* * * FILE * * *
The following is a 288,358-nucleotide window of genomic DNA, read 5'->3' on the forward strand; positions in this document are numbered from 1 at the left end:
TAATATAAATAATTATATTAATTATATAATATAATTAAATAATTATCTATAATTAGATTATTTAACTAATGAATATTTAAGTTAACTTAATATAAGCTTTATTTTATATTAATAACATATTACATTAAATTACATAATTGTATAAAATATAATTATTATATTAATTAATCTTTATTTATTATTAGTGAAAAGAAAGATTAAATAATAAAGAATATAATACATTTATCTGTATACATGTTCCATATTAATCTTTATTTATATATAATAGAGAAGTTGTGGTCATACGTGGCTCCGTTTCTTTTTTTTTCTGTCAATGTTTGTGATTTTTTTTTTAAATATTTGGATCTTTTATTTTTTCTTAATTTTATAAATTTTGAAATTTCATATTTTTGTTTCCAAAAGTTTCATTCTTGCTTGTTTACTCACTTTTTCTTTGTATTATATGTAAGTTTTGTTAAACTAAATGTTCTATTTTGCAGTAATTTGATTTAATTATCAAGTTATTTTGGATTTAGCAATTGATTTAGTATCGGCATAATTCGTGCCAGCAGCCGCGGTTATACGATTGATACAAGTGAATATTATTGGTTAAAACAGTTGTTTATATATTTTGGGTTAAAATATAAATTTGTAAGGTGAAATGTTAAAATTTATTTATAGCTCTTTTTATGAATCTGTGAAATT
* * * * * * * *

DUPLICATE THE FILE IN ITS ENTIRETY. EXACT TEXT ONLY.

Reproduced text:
The following is a 288,358-nucleotide window of genomic DNA, read 5'->3' on the forward strand; positions in this document are numbered from 1 at the left end:
TAATATAAATAATTATATTAATTATATAATATAATTAAATAATTATCTATAATTAGATTATTTAACTAATGAATATTTAAGTTAACTTAATATAAGCTTTATTTTATATTAATAACATATTACATTAAATTACATAATTGTATAAAATATAATTATTATATTAATTAATCTTTATTTATTATTAGTGAAAAGAAAGATTAAATAATAAAGAATATAATACATTTATCTGTATACATGTTCCATATTAATCTTTATTTATATATAATAGAGAAGTTGTGGTCATACGTGGCTCCGTTTCTTTTTTTTTCTGTCAATGTTTGTGATTTTTTTTTTAAATATTTGGATCTTTTATTTTTTCTTAATTTTATAAATTTTGAAATTTCATATTTTTGTTTCCAAAAGTTTCATTCTTGCTTGTTTACTCACTTTTTCTTTGTATTATATGTAAGTTTTGTTAAACTAAATGTTCTATTTTGCAGTAATTTGATTTAATTATCAAGTTATTTTGGATTTAGCAATTGATTTAGTATCGGCATAATTCGTGCCAGCAGCCGCGGTTATACGATTGATACAAGTGAATATTATTGGTTAAAACAGTTGTTTATATATTTTGGGTTAAAATATAAATTTGTAAGGTGAAATGTTAAAATTTATTTATAGCTCTTTTTATGAATCTGTGAAATT